William Hawley Smith.

Walks abroad and talks about them online

. (page 6 of 16)
Online LibraryWilliam Hawley SmithWalks abroad and talks about them → online text (page 6 of 16)
Font size
QR-code for this ebook

was much of the same sort as you can hit upon almost
any Saturday, between September and June, in any one
of the forty-four states of this glorious Union of ours.

The county superintendent was in charge, and he was
ably flanked by a professor who has done institute work
fur several years. The latter was, of course, in the very
nature of things, "cocked and primed" for the occasion,
which was all very well and good ; but before I had sat in
his presence five minutes I found he was working his
"specialty business" for all that it was worth, and more,
too. But I didn't object to this so much, remembering
how, the night before, I had come to the conclusion that
the disease was wide-spread.

Before long, however, I found myself rebelling against
what was going on, and I herewith state, in open meeting,
why I did so, though it grieves me to tell it just as it was.

I very soon found that this conductor was working /«'.y
specialty far beyond the limits utilized by either actors or
preachers, or what not ; and this is how he did it. He not
only made his little pets do service to show to the best
advantage his own attainments, but he strove to heighten
this effect by making the same a means for humbling and
belittling the real powers and abilities of the group of
well-meaning people he was performing before.

And that " riled " me, and made me look further in
the same direction. And 1 say plainly that I have found
this transgression much more common than it ought to

" SPECIAL TY B U SINE 8 8." 77

be, especially among as good a set of men and women as
institute conductors generally are.

Why, the other day I came across a case of this kind
that, if it had gone a little further, would have been a
legitimate field for the exercise of the functions of that
officer of the law whose business it is to prevent cruelty
to animals.

The "conductor" was doing one of his "specialty
acts" in great form, it being, surely, his thousandth per-
formance ; and, having concluded, he called on an un-
sophisticated country girl, who had been doing her level
best with her first school for three months, and was still
greatly worried as to which was ahead, herself or the " big
scholar " — he called on her to " duplicate the bill," as it
were ! And when she, poor thing, arose and made a stag-
ger at it, he so quizzed, and twitted her, and snubbed her
generally, all along the line, that she finally gave up in
despair ; and, burying her rather fat and shame-flushed
face in her hands, she sat down and cried.

Honestly, I almost wondered that the chivalrous,
stout fellows who sat on the other side of the room and
saw it all, did'nt put the perpetrator of the deed out of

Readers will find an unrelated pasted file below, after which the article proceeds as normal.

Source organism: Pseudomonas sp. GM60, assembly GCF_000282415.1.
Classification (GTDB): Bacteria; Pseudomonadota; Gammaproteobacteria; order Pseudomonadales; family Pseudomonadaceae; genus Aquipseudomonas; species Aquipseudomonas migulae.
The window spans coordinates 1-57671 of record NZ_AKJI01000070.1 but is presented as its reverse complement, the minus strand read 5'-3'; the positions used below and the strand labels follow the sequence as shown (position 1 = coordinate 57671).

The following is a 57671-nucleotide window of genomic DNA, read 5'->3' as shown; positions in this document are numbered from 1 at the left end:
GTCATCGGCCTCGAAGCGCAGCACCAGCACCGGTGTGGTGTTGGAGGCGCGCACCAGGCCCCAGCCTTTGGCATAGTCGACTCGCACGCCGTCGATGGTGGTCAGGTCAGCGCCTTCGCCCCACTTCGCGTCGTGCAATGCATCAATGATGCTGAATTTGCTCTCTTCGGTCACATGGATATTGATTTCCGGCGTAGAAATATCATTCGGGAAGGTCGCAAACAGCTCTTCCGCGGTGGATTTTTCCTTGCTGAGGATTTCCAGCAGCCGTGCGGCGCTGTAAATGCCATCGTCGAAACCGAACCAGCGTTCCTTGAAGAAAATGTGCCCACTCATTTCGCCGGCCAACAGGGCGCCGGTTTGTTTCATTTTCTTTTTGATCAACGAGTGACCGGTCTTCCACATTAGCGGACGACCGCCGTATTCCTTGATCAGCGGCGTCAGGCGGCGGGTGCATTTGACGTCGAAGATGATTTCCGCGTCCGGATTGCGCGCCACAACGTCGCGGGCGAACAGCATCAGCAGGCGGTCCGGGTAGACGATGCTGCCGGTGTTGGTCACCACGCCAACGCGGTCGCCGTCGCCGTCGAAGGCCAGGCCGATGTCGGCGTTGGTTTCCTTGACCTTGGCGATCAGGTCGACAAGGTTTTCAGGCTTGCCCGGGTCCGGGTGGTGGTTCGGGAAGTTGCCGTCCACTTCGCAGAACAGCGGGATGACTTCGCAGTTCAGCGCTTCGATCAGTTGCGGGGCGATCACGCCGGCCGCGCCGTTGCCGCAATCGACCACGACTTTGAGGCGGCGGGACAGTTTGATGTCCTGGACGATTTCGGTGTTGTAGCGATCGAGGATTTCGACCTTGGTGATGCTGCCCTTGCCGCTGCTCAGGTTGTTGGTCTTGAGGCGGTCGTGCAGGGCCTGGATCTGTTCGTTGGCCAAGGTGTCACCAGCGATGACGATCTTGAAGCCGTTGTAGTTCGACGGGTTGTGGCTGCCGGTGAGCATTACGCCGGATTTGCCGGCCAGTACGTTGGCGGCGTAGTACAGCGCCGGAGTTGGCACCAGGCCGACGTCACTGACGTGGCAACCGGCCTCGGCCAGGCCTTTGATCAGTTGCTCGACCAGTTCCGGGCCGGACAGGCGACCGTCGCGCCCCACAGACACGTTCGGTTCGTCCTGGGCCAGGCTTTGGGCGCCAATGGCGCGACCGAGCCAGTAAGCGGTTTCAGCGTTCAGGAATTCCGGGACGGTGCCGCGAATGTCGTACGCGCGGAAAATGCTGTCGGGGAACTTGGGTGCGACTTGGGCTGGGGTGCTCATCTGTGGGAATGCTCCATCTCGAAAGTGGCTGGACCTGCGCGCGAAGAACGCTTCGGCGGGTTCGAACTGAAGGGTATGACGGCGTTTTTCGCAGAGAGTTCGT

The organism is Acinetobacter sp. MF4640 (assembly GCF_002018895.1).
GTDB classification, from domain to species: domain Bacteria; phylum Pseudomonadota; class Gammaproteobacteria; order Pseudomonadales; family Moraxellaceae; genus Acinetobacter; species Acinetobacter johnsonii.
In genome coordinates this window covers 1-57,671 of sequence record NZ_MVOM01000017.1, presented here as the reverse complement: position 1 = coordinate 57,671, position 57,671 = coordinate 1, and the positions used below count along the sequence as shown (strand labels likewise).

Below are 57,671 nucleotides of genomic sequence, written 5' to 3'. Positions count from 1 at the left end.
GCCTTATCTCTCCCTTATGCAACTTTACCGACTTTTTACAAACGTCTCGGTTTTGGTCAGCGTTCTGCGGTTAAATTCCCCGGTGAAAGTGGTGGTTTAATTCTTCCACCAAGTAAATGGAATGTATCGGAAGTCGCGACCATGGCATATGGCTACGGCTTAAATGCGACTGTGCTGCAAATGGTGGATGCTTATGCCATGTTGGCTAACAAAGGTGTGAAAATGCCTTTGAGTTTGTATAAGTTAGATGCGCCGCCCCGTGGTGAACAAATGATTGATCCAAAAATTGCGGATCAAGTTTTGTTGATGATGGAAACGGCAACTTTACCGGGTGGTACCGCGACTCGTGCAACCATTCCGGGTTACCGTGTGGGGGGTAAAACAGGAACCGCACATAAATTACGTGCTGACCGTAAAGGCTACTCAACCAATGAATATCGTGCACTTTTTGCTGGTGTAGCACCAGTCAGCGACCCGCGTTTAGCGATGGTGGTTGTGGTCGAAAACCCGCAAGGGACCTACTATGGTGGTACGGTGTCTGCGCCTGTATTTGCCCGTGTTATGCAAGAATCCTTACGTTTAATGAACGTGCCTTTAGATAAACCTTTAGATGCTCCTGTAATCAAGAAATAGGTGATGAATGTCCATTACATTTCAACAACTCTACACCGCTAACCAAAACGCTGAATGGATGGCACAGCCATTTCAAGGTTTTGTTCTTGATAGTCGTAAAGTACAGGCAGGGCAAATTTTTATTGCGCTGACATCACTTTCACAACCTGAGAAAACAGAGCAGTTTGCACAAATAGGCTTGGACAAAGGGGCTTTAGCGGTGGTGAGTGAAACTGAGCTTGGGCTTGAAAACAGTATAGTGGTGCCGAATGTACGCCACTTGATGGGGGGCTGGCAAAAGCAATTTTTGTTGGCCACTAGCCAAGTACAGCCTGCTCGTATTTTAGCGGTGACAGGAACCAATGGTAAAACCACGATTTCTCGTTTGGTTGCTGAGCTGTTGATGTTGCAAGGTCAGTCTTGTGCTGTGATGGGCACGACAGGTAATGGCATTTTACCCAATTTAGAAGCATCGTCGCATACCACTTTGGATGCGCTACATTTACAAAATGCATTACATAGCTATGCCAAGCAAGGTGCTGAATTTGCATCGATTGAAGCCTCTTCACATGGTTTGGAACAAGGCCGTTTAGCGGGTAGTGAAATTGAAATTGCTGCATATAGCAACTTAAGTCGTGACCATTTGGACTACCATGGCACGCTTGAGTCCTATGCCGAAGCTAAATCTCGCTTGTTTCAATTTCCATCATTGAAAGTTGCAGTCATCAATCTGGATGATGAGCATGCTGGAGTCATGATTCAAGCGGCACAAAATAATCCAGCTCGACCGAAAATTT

I grant (thank heaven I can honestly do so) that this
case was an extreme one, but it was one of the things I
saw in my "walks abroad," and I set it down seriatim,
verbatim, in statu quo. I remark, though, that from my
observations I find that cases approaching this one in un-
pleasantness are not anywhere near as infrequent as they
should be in this free and independent land of ours. They
should be less frequent still. As Mr. Shakespeare says,
" reform it altogether."

Because, the truth is, when you come to look close, a
" specialty act " is not the cleverest thing in the world,


after all, cither for the performer or the spectator. So far
as the former is concerned, if long indulged in, it tends to
paralyze the nerve of fresh and original thought and
endeavor, and so gradually debilitates its victim. And
for the latter, it is apt to discourage him, especially when
his own crude efforts are brought into strong contrast with
the finished performance of a cunning, not to say crafty,

Above all, the snobbishness of the fad should be
lopped off, for, truly, there aren't any " av uz all," as
Father Tom would say, who have so very much to boast
of by way of attainment, specialties and all ; and even
what we have is very soon learned by those who see us,
day after day !

Which puts me in mind of the remark of an Irish
friend of mine. He used to be very fond of hearing the
Bishop preach, and always went to service when that dig-
nitary held forth. I met him on the street the other
Sunday, though, when I knew the Bishop was preaching,
and asked him why he wasn't in his pew ? To which he
replied :

"Troth, I don't go to hear the Bishop ony more."

"Why! what's the matter ?" I said. "You haven't
gone back on a good man have you ?"

"No," he answered, "but it's the truth I'm tellin'
you, when you've heard the Bishop a half-dozen times

1 2 3 4 6 8 9 10 11 12 13 14 15 16

Online LibraryWilliam Hawley SmithWalks abroad and talks about them → online text (page 6 of 16)